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Education’s retention crisis: why do teachers leave?

Written By: Jonathan Doherty
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A recent report tracks teachers when they leave the profession and how their lives change

The heightened interest around teacher recruitment and retention in the last few years (Doherty and Gerrard, 2016; Lynch et al., 2016; DfE, 2017; Ward, 2017) has given rise to the timeliness of a report published by the NFER and the Nuffield Foundation. Is the Grass Greener Beyond Teaching? (Bamford and Worth in 2017) presents a robust, independent analysis of teachers’ motivations to leave teaching.

Many other publications, especially those from the Department for Education (DfE), seem to delight in presenting charts of statistical data telling us the numbers of teachers currently in the profession, their age bands, the numbers leaving, as well as demographical information showing the areas in the United Kingdom most hit with attrition rates. Typically, any analysis of the factors causing this exodus in the profession and recommendations to actually curb it, are less developed.

What immediately engaged me with this report, was how the format makes the information easily accessible to the reader. The key findings are made clear and given early on under four headlines (outlined below). Secondly, it does not swamp you with data or skew data to present a picture of teacher retention that suggests all is well and the profession is in a healthy state. Instead, it directly addresses the issue using a non-biased data set from the Understanding Society survey (ISER, 2016). This is the largest over-time survey in the UK and involved 40,000 households where individuals were tracked over 6 years and those who were teachers were observed at points over the six phases of the survey, an average of 4.5 times. The report investigated teacher retention tracking the destinations of teachers who had left and how their pay, working hours and job satisfaction was affected. Valuable recommendations are made at the end of the report on the types of interventions that could improve retention in the profession.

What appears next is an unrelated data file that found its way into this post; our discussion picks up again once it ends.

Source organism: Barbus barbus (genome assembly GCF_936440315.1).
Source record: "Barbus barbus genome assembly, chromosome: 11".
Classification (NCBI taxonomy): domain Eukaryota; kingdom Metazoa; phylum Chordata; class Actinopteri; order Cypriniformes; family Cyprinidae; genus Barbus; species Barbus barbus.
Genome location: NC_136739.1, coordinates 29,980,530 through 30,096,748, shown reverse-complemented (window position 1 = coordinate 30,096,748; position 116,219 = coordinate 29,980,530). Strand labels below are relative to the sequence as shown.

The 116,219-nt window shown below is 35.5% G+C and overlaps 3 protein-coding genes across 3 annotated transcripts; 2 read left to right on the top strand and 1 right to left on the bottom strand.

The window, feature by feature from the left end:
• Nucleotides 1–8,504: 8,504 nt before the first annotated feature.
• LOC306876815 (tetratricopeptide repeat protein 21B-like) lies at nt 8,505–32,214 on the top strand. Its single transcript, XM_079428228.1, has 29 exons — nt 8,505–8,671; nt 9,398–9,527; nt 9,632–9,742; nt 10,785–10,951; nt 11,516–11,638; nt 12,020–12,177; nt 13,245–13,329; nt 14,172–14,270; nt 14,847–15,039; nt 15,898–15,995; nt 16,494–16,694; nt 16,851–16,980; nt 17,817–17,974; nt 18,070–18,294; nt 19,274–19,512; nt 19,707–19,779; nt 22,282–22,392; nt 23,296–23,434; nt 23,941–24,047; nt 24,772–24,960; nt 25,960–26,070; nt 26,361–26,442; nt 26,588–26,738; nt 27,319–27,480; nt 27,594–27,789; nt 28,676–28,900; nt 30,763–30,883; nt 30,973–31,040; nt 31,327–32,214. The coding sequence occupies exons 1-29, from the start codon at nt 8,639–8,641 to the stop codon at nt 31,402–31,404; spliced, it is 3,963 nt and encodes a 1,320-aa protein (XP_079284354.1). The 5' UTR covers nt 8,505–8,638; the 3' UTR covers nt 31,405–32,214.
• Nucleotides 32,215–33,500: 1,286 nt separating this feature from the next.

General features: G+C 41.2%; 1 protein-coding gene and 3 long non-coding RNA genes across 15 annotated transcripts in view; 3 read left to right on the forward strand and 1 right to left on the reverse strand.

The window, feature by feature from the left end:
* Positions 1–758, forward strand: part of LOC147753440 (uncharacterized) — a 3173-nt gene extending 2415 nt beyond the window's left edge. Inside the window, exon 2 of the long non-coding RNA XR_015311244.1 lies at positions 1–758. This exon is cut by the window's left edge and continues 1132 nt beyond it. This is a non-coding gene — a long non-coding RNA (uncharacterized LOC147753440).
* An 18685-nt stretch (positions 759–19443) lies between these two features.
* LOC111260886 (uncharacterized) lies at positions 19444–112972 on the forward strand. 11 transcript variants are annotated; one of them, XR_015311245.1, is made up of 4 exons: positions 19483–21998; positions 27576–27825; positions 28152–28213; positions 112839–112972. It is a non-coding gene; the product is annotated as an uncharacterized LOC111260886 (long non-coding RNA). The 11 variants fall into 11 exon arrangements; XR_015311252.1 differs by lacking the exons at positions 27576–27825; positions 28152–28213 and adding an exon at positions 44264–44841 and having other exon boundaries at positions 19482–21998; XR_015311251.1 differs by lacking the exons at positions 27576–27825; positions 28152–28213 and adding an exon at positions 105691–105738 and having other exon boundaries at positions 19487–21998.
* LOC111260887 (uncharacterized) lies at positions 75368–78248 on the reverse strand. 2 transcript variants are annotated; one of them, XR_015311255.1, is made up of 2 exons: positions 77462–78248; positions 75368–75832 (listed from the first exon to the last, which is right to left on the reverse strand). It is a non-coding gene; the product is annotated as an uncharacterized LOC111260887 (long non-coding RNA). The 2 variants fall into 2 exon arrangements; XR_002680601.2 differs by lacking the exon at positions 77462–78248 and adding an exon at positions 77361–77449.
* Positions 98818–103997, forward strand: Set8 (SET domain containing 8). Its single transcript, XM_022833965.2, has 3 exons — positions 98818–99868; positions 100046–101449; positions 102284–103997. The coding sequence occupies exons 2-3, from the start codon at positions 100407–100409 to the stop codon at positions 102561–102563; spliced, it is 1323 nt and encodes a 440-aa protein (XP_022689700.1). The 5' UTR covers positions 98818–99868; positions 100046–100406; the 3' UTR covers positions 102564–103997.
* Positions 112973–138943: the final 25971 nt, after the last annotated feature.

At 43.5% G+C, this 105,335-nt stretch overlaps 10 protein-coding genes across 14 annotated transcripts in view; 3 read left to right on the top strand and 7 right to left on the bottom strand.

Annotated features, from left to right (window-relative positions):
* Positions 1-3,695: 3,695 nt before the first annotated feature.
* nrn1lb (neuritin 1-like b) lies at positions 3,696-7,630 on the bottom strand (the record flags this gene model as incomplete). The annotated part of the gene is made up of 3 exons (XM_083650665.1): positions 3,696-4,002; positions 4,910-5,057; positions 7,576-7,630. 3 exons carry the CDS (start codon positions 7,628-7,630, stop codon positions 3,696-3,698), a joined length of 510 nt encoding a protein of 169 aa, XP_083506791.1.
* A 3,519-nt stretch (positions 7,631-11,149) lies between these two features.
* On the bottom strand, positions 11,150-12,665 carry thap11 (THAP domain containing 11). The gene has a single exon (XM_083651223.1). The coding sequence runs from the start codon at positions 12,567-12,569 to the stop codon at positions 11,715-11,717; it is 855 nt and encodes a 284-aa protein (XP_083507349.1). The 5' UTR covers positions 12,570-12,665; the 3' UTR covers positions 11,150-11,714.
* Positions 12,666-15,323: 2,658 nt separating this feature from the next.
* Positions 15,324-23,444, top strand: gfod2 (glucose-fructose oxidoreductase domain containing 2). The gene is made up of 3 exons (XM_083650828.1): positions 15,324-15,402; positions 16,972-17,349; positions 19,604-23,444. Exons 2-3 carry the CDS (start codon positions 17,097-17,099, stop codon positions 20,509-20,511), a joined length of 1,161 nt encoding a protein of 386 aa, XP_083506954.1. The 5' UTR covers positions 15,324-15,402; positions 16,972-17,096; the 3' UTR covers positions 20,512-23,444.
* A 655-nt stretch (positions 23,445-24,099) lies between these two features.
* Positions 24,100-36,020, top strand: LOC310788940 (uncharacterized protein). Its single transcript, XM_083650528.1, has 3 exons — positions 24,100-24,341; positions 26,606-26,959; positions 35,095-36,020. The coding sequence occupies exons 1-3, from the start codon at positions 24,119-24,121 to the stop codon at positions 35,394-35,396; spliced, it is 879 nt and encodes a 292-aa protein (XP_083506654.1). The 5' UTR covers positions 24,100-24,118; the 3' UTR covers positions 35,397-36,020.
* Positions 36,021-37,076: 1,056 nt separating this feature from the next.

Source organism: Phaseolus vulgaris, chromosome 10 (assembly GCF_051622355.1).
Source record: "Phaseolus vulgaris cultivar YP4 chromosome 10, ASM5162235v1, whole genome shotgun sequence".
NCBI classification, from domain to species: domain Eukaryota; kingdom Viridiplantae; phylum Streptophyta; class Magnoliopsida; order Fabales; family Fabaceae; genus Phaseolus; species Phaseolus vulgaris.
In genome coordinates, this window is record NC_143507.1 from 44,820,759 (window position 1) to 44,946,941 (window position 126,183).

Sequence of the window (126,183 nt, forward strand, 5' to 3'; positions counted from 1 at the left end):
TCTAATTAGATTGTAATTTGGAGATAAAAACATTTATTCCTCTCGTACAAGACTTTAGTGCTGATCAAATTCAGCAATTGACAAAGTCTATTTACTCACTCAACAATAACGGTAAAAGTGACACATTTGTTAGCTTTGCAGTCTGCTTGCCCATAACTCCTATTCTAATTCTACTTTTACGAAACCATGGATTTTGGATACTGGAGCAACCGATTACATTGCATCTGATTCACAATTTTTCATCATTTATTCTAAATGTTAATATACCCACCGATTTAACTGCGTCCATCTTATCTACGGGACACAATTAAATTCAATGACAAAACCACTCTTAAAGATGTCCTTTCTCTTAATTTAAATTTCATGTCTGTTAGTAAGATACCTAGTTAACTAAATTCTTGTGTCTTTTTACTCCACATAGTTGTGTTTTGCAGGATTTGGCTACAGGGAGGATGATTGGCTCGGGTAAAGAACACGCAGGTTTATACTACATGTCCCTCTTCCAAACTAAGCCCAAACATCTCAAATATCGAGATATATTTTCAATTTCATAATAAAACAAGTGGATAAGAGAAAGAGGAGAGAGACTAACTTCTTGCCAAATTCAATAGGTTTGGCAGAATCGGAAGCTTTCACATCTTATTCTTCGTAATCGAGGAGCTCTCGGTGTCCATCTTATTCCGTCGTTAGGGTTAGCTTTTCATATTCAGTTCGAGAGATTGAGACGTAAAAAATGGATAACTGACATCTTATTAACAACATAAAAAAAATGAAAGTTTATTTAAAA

The research poses the early question, Where do teachers go when they leave the profession and how do their circumstances change after leaving?’

Key findings and conclusions

More than half of non-retiring teachers leaving teaching remain in education

This tells us that of those who leave state schools, 50% stay within the wider education sector. They may go into teaching posts in the private sector or take teaching-related jobs in schools. The important point is they do not leave education, but continue to feel a strong alliance to it and generally want to stay in. It could also mean that a lack of confidence to go outside the sector, or fewer opportunities elsewhere, precludes them from work outside teaching. The report makes an important point that many former teachers remain in positions to return to teaching, which is encouraging.

Teachers do not leave for higher paid jobs

In fact, some teachers take pay cuts to go to a new job. Clearly teachers are motivated by things, other than money. Workload, job satisfaction and conditions are important factors for those leaving.

Teachers who leave teaching work fewer hours in their new jobs

For many jobs, working evenings and weekends in addition to normal contracted working hours are unheard of. This is not the case for many teachers. There are fewer opportunities to work part-time in teaching than in many jobs today and this is especially so for secondary teachers where the proportion who go to work part-time after leaving teaching increases by 20%.

Job satisfaction and wellness increase after leaving teaching

This is such a sad headline to read and an indictment of the profession we love. Backed up by research evidence (e.g. Sims, 2017), there are obvious lessons here for how school leaders and Ofsted sustain and nurture teachers at all stages of their careers and manage their workload.

The report concludes that teachers who leave the profession enjoy their new leisure time and that there is a trade-off between pay and working conditions, with the latter being a stronger motivation to leaving teaching in the first instance. It makes three useful recommendations which the profession as a whole would do well to heed. These are:

  1. School leaders need to monitor teachers’ job satisfaction and intervene when needed
  2. Opportunities for flexible working, in particular part-time, should increase
  3. Government, Ofsted and headteachers have a responsibility to regularly review teachers’ workload and take action accordingly to allow it to be managed better.

There is much to commend in this report. The research is robust and independent and the recommendations, whilst not surprising or different to what is known already ‘on the ground’, offer clear ways forward in the growing teacher retention crisis.

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